Women watch chick flicks while men watch macho movies? Just how accurate are stereotypes about the film preferences of men and women?
According to research recently published in Frontiers in Psychology, people’s gender stereotypes about movies generally match the actual preferences of men and women. But there is a catch — people also tend to exaggerate just how different men and women’s preferences are.
“Our study compares stereotypes about movie preferences of women and men (i.e. presumed preferences) to actual movie preferences of women and men,” said the study’s corresponding author, Peter Wühr of TU Dortmund University.
“We were interested in this topic for three reasons,” he told PsyPost. “First, we wanted to know whether women and men have similar or different stereotypes about movie preferences of women and men. Second, we wanted to know more about the actual movie preferences of women and men. And, third, we were interested in the accuracy of gender stereotypes about movie preferences. Previous studies on the accuracy of gender stereotypes about cognitive abilities found that people tend to underestimate actual gender differences. We wanted to know whether this pattern would also occur for gender stereotypes about (movie) preferences.”
The researchers surveyed 150 German adults regarding which movie genres were preferred by women or men. The participants were questioned about 17 movie genres: adventure, action, animation, comedy, crime, drama, erotic, fantasy, heimat, history, horror, romance, mystery, science fiction, thriller, war, and Western.
In a second survey of 160 German adults, the researchers had men and women rate their own preference for each of the 17 genres.
“Concerning stereotypes, we observed that both men and women presume consistent gender differences in preferences for most movie genres (i.e. 15 of 17) in our study,” Wühr said.
Animation, comedy, drama, heimat, and romance were considered “female” genres, while action, adventure, erotic, fantasy, history, horror, science fiction, thriller, war, and Western were considered “male” genres. The men and woman in the study had very similar predictions about the movie preferences of each gender.
“Second, concerning actual gender differences, we found that men and women have significantly different preferences for the majority of movie genres (i.e. 11/17) in our study,” Wühr explained to PsyPost.
The researchers found that action, adventure, erotic, fantasy, horror, mystery, science fiction, war, and Western genres were more strongly preferred by men than by women. But only romance and drama were more preferred by women. The remaining genres were equally popular among men and women.
“Finally, concerning the accuracy of the stereotypes, we observed that most gender stereotypes about movie preferences were accurate in direction, but inaccurate in size. In particular, in our study, participants typically overestimated the actual gender gap in movie preferences,” Wühr said.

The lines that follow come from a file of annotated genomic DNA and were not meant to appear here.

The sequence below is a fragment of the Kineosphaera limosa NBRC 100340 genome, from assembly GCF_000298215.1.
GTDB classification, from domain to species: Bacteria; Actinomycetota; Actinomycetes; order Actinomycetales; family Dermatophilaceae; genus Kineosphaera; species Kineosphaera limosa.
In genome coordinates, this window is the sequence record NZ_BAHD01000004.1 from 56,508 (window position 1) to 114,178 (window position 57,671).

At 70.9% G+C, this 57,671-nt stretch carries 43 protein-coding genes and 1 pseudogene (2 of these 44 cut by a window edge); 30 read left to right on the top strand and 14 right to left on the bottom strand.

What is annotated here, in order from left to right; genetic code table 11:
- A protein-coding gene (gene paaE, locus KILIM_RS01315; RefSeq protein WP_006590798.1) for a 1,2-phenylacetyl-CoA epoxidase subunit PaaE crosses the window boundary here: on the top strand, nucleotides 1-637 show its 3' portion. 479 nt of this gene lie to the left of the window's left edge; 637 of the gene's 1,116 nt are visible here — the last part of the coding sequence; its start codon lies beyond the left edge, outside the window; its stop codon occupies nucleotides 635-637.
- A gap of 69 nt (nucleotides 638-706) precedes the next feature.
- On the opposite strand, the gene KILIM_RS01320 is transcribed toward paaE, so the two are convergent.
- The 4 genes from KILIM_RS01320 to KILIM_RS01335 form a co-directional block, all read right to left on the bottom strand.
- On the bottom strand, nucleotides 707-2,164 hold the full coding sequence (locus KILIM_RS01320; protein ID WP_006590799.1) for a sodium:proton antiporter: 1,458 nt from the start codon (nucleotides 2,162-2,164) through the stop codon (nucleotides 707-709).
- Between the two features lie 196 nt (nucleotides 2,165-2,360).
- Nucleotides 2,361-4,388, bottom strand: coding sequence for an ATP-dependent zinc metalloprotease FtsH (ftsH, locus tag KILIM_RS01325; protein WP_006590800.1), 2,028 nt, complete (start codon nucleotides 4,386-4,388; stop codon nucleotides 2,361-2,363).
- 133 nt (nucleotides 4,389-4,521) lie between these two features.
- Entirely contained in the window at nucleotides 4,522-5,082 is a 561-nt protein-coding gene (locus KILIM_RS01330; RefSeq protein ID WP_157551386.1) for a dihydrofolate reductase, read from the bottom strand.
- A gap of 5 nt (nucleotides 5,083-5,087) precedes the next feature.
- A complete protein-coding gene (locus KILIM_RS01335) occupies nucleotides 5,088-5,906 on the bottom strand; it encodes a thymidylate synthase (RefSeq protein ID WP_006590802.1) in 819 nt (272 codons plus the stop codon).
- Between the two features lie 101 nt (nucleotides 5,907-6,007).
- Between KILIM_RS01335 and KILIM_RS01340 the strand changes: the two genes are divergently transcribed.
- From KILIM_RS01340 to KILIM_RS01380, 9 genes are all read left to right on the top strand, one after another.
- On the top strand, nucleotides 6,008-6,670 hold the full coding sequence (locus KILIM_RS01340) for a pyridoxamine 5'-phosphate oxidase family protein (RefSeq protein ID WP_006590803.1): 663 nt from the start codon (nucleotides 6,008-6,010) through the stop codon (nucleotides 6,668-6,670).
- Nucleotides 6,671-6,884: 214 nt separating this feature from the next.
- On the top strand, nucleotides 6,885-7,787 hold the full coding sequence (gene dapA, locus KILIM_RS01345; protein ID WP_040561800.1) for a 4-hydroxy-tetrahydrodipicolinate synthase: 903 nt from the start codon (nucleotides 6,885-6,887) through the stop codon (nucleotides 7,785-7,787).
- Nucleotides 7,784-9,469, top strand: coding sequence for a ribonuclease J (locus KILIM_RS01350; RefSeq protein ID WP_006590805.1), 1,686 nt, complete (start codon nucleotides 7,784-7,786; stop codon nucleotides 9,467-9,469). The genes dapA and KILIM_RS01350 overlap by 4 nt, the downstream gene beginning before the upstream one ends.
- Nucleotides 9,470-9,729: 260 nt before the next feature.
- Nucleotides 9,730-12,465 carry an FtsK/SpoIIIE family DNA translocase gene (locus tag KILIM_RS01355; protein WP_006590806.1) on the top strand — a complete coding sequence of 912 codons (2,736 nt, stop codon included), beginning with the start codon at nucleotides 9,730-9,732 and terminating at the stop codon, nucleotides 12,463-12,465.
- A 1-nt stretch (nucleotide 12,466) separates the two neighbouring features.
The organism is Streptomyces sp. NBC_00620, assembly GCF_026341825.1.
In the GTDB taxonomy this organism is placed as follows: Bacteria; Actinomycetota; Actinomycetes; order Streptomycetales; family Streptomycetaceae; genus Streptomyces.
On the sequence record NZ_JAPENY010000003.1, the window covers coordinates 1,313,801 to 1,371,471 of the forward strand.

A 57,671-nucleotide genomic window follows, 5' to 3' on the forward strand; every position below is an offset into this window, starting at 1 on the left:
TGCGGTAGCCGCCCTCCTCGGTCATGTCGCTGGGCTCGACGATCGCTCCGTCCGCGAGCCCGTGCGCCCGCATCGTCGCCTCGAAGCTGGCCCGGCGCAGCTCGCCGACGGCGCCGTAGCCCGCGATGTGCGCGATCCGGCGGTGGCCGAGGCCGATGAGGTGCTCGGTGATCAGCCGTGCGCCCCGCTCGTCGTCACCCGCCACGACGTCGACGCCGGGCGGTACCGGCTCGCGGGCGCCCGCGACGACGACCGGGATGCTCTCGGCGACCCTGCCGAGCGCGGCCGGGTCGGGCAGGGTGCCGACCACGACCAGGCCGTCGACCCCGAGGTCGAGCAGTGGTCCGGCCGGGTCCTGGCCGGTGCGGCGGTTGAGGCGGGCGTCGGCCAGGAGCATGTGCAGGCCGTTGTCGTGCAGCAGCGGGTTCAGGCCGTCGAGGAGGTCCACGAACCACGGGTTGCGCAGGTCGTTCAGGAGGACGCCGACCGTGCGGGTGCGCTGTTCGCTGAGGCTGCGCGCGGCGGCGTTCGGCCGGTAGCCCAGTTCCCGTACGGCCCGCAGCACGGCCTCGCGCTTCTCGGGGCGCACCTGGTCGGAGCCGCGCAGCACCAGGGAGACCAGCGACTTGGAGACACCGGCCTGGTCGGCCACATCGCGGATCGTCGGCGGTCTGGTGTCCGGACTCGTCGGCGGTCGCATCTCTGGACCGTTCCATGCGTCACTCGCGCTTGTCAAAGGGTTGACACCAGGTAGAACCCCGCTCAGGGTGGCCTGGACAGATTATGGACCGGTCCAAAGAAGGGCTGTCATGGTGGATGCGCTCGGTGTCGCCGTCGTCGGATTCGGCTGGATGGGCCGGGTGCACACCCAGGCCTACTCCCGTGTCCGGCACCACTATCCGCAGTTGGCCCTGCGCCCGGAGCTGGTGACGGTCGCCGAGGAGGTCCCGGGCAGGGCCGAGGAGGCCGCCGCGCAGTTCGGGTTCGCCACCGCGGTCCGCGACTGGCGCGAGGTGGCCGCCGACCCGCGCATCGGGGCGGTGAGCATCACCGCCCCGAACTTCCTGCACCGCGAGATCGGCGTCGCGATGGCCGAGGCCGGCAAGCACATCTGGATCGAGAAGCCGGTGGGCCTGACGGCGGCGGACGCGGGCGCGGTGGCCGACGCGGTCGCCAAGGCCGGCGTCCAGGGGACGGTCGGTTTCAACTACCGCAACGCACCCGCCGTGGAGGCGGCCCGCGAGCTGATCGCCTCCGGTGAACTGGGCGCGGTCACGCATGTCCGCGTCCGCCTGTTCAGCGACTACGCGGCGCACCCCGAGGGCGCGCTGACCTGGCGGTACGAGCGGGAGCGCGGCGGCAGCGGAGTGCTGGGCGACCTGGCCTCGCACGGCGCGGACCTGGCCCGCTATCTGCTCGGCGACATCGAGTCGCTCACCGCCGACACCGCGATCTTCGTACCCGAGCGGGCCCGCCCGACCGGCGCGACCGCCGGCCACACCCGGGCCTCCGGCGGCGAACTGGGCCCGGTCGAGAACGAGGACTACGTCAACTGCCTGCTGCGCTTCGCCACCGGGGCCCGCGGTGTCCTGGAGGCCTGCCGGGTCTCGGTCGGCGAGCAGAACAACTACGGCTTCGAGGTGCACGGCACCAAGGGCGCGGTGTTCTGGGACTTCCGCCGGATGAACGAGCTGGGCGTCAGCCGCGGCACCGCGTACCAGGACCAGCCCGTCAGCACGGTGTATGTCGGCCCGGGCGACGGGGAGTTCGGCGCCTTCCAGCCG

In other words, while men and women tend to prefer different types of movies, there is a large overlap in their preferences.
“One major caveat on questionnaire data in general is that sometimes participants have never thought about a particular question prior to the study,” he continued. “In this case, participants could have inferred their missing knowledge (‘Do I like Western movies?’) from their own gender stereotypes. Thus, to some extent, stereotypes may have also influenced the results in Study 2. Future research could try to find other ways of measuring the individual preference for movie genres, which may activate gender stereotypes to a lesser degree.”
“Further, our research is limited with regard to the number of movie genres (17), and we did not include hybrid genres (e.g., romantic comedy) and sub-genres (e.g., dark comedy). Future research could explicitly turn to such hybrid and sub-genres.”
It is also unclear how generalizable the study’s findings are to other countries and cultures. That is an area for future research.
“Moreover, our results are restricted to a Western (Germany) and rather young (18-35 years) population. There is already evidence that movie preferences differ between age groups and between cultures.”
“Finally, the concept of movie genres itself is also restricted to the Western society,” Wühr explained to PsyPost. “For example, a typical American or European movie involves elements from one or only a few genres. A typical movie from India, however, often combines elements from different genres such as action, comedy, dance, music, and romance. Thus, our results are probably limited to American and European movies.”
“We are not only interested in the existence and strength (or size) of gender stereotypes, but also in the impact of gender stereotypes on the cognitive processing (e.g. memory) of stereotyped material. We have recently published another study where we compared the memory of male and female participants for the contents from action and romantic movies.”
“We presumed that men would prefer the action movie, whereas women would prefer the romantic movie. After having watched a clip (from an action or romantic movie), participants took a surprise memory test on movie content. We found that men remembered more details from action movies than women, and women remembered more details from romantic movies than men (Wühr & Schwarz, 2016). Thus, preferences for a movie genre seem to guide our attention and help us to remember more details.”
The study, “Tears or Fears? Comparing Gender Stereotypes about Movie Preferences to Actual Preferences“, was also co-authored by Benjamin P. Lange and Sascha Schwarz. The study was published March 24, 2017.